US was done in the midline of the neck while the patient was supine in the sniffing position (extended head and flexed neck) with high-resolution B-mode US (SonoSite®, Global Technology, USA) with a linear probe of small footprint (38 mm length, frequencies 6–13 MHz). The true vocal cords were localized (seen as paired hyperechoic linear structures), and then the probe was moved caudally to visualize the cricoid arch. By US, the minimal transverse subglottic diameter (MTSD) was measured during the expiratory phase of the respiratory cycle (Berkow and Ariyo 2015; Sutagatti et al. 2017; Schramm et al. 2012).

The size of an uncuffed endotracheal tube was then re-chosen according to MTSD measured by US and intubation done with this tube size (Rüsch® Safety Clear, Teleflex Medical, Kernen, Germany). After intubation, a leak test was done by gently inflating the lungs to a pressure of 30 cmH2O then gradually reducing the inflation pressure with head and neck in a neutral position until an audible air leak was detected. The optimal uncuffed ETT size is that which has no audible leakage below a ventilation pressure of 10 cmH2O and with an audible leakage above 20 cmH2O (Shibasaki et al. 2010). We changed the ETT to 0.5 mm smaller size if there was no leak at pressure 20 CmH2O and to 0.5 mm larger size if still there was a leak below pressure 10 cmH2O (Altun et al. 2016; Altun et al. 2017).

The calculated size by age-based formula was compared to the size chosen by ultrasound (primary outcome). We recorded the number and percentage of times the tube needed to be changed according to the leak test (secondary outcome). Side effects in the form of post-extubation stridor or laryngospasm were recorded after recovery among the studied children.

Statistical analysis

Based on the previous paper by Schramm et al. (Schramm et al. 2012) the correlation between ultrasound results and the actual diameter of the ETT is 0.86 with margin of equivalence from − 0.3 to 0.3 between them. Using 80% power and 5% significance level, 29 patients were needed. We included 40 patients to compensate for drop outs. Sample size was calculated by PASS 2008 (Blackwelder 1998; Chow et al. 2003).

Statistical methods

Data was reported as mean ± SD, median + range, or percentage with two-sided 95% confidence intervals. P < 0.05 was considered statistically significant. The percentages of irrelevant differences were calculated with two-sided 95% confidence intervals. An irrelevant difference was defined as a difference of ≤ 0.3 mm between the tested methods (ultrasound) and diameter of the correct ETT size (standard). Linear Pearson correlation analysis was used. Paired t test was done to determine the difference between the two methods in determining correct tube size selection in all patients. Data was analyzed using SPSS software (Version 22, IBM Chicago, IL, USA) (Devroye 1986; Matsumoto and Nishimura 1998).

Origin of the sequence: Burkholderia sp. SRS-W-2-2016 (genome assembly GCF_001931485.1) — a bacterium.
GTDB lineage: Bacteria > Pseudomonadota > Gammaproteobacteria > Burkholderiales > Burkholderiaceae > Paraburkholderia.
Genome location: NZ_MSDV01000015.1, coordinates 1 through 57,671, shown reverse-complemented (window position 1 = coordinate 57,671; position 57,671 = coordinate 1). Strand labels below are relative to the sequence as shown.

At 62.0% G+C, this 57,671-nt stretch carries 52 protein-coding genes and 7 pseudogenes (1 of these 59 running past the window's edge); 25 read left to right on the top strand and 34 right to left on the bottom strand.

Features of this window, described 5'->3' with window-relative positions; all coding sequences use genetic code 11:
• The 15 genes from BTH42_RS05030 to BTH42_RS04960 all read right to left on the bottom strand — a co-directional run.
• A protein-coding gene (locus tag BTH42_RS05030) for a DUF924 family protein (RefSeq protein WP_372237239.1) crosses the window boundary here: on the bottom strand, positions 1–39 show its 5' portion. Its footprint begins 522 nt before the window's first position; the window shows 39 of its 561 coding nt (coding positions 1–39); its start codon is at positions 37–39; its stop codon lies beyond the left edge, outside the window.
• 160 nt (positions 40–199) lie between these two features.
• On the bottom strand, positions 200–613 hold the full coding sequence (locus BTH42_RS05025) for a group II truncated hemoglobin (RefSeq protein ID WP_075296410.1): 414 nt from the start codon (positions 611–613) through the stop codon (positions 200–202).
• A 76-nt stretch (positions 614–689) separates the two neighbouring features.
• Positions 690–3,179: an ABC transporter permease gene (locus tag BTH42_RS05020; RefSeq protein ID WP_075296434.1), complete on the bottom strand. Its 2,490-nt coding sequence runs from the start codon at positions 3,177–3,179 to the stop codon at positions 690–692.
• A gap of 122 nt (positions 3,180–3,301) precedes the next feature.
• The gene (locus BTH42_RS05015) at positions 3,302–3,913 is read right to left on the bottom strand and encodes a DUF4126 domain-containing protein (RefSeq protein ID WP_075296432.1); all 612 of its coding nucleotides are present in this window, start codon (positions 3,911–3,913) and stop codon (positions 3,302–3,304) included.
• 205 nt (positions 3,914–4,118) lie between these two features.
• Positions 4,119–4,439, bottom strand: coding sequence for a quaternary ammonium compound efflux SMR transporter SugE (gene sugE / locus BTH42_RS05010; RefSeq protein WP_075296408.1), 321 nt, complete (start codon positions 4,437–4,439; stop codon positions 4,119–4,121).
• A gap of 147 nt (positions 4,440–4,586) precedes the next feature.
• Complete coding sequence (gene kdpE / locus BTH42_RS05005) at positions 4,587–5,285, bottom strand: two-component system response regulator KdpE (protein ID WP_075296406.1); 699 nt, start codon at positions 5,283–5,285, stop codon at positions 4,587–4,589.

Demographic data (age, body mass index, and sex of the patients) and type of surgery are shown in Table 1.

Table 1 Demographic data

We found that the estimated ETT size by age formula was strongly correlated to the size measured by US (Pearson correlation 0.913) with an insignificant difference between the two methods (P < 0.001) as shown in Table 2 and scatter diagram in Fig. 1. The nearest commercially available ETT size with 0.5 mm increments by age-based formula was significantly correlated to that determined by US with a Pearson correlation of 0.891 with a significant difference (P < 0.001) as shown in Table 3.

Table 2 ETT size by age vs ETT size by US (MTSD)
Fig. 1
figure 1

Scatter diagram of ETT size by US (MTSD) and by age form shows that most results lie close to the best fit line

Table 3 Nearest ETT size by age vs nearest ETT size by US

The scatter diagram of ETT sizes by both age-based formula and US shows that most results were close to the best fit line as shown in Fig. 1.

Regarding the need to change ETT, after intubation, according to leak test, only two tubes needed to be changed to 0.5 mm larger size ETT, and one tube needed to be changed to 0.5 mm smaller sized ETT as shown in Table 4.

Table 4 Frequency and percentage of ETT change according to air leak test

Regarding side effects, there were no reported cases of either post-extubation stridor or laryngospasm after recovery among the studied children.


The results of our study showed that the calculated size of ETT by age-based formula and that by US were strongly correlated with no significant difference between both methods. The need to change ETT according to the leak test was insignificant as ETT changes were required in only three cases (7.5%) among the 40 studied cases.